“Their hard work has been undone by a government seemingly content to sit on its hands and allow one of the UK’s oldest airlines go into administration.”
Monarch enjoyed a good reputation for customer service but its long-term future rarely looked assured. In 2014, its Swiss family owners sold the company to the investment firm Greybull Capital, a deal that resulted in airline staff being forced to agree to pay cuts.
A Greybull spokesman said: “We are very sorry that we have not been able to turn around the Monarch Group, and for all the inconvenience and distress that this administration will cause customers, employees and the many people who are associated with Monarch.”
Greybull said the airline had been “buffeted by factors outside of its control”. Terrorism and the collapse of the pound after the Brexit vote were the two main factors, it said.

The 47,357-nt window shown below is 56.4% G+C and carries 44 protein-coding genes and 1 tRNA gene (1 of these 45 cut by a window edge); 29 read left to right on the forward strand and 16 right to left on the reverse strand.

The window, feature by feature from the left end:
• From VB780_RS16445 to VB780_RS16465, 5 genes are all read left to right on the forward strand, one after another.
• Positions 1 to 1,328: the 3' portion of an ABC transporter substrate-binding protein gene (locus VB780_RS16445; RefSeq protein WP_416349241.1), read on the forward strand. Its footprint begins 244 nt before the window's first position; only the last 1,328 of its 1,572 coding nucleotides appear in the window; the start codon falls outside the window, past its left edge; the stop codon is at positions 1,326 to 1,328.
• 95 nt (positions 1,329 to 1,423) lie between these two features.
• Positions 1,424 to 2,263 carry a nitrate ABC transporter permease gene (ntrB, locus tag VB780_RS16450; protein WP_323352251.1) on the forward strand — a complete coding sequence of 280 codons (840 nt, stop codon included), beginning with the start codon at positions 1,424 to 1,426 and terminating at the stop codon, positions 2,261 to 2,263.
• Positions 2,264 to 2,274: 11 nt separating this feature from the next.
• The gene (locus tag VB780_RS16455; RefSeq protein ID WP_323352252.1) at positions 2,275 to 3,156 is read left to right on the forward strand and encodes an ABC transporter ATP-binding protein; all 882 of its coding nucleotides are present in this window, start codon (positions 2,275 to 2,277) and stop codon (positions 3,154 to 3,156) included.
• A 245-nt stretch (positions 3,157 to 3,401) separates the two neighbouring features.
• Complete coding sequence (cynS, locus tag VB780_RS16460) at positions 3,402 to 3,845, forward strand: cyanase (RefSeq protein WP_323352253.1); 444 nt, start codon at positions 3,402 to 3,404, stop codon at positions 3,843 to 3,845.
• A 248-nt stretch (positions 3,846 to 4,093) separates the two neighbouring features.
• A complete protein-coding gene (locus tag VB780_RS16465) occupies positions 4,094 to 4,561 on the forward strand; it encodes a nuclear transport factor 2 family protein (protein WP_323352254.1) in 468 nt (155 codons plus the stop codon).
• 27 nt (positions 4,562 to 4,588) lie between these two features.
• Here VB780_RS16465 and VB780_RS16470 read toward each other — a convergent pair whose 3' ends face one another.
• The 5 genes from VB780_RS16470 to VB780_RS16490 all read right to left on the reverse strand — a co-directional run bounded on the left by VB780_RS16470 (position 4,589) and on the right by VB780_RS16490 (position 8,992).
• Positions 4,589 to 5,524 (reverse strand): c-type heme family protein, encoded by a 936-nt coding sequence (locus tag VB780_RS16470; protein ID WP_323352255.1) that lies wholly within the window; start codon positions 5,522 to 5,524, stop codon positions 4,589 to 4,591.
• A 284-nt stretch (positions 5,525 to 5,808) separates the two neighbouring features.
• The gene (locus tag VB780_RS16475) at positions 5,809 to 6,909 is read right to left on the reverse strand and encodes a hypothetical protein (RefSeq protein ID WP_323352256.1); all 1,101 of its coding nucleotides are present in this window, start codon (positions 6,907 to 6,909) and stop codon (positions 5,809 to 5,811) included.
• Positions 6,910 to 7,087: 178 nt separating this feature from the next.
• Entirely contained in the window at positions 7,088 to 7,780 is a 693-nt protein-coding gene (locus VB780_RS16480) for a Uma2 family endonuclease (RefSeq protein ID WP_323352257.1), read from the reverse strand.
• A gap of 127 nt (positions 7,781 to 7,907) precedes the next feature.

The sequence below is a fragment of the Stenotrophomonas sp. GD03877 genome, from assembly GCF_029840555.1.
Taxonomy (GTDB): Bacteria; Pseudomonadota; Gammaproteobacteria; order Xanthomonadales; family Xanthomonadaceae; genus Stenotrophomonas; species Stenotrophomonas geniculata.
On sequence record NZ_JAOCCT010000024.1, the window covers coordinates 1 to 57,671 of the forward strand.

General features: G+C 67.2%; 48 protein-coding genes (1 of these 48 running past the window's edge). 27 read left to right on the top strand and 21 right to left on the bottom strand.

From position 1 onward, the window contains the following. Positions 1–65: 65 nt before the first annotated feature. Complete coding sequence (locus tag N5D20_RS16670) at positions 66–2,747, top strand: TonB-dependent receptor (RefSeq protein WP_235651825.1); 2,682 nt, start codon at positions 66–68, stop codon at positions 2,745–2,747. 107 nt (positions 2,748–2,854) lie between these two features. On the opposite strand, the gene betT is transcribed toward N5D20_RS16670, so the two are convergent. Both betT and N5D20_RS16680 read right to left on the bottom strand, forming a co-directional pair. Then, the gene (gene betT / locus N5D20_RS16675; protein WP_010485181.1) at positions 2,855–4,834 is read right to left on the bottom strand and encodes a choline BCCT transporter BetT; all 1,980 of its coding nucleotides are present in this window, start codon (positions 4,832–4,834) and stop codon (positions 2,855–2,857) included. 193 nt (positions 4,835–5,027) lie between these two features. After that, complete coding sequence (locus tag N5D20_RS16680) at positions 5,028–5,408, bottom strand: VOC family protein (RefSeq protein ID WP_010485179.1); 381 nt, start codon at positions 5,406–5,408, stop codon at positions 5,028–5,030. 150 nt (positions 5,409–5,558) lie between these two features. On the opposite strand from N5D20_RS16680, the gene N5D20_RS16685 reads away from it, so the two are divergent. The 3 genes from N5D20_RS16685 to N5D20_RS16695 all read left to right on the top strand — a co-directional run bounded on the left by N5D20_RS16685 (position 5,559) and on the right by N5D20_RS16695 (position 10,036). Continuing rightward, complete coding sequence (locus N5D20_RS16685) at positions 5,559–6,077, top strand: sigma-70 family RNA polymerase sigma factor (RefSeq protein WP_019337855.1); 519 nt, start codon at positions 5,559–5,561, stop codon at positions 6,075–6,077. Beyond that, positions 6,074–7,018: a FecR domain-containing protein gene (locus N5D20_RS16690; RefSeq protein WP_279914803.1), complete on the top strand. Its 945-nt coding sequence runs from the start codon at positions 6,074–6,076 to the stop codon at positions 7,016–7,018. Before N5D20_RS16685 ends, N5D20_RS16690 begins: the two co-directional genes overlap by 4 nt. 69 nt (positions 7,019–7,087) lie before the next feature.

Two of Monarch’s biggest markets, in Egypt and Tunisia, were closed to tourists after terrorist attacks. The Foreign Office advised against travel to Tunisia and Egypt’s Red Sea resorts after the shooting in Sousse and the bombing of a Russian airliner in 2015, stopping charter flights from the UK.
Unrest in Turkey also badly hit Monarch’s holiday business. A resulting flood of seats across airlines to its core business in Spain and Portugal meant cheaper fares, which were unsustainable for Monarch.
The fall of the pound left Monarch paying £50m a year more for fuel and aircraft, purchased in dollars.
In a letter to staff, its chief executive, Andrew Swaffield, said the airline was carrying 14% more passengers than last year for £100m less revenue. He said the “root causes” of its declining revenue were terror attacks in Egypt and Tunisia and the decline of its Turkey business.
Its engineering arm, Monarch Aircraft Engineering, a joint venture with Boeing, continues to trade and is operating as normal.
The administrators said they were considering breaking up the company because no buyer had been found.
Blair Nimmo, of KPMG, said: “While there have been some expressions of interest, in reality no offers for the business as a whole have been forthcoming, so we now are looking for who might be interested in certain parts of business, whether it be physical assets or whether it be slots, ie routes that they currently operate.”